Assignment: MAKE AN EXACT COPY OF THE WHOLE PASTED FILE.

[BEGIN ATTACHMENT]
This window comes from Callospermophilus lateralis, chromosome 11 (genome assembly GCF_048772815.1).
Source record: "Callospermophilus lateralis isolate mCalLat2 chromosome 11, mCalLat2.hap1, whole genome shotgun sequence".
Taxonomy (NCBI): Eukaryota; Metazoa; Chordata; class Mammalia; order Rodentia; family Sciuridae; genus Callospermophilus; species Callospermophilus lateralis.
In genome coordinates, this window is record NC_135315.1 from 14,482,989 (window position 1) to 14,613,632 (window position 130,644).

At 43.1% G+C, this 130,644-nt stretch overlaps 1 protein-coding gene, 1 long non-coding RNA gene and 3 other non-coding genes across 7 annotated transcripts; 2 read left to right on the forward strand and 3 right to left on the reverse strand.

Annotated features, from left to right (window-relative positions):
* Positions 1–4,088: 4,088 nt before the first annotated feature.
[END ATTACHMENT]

This window comes from Callospermophilus lateralis, chromosome 11 (genome assembly GCF_048772815.1).
Source record: "Callospermophilus lateralis isolate mCalLat2 chromosome 11, mCalLat2.hap1, whole genome shotgun sequence".
Taxonomy (NCBI): Eukaryota; Metazoa; Chordata; class Mammalia; order Rodentia; family Sciuridae; genus Callospermophilus; species Callospermophilus lateralis.
In genome coordinates, this window is record NC_135315.1 from 14,482,989 (window position 1) to 14,613,632 (window position 130,644).

At 43.1% G+C, this 130,644-nt stretch overlaps 1 protein-coding gene, 1 long non-coding RNA gene and 3 other non-coding genes across 7 annotated transcripts; 2 read left to right on the forward strand and 3 right to left on the reverse strand.

Annotated features, from left to right (window-relative positions):
* Positions 1–4,088: 4,088 nt before the first annotated feature.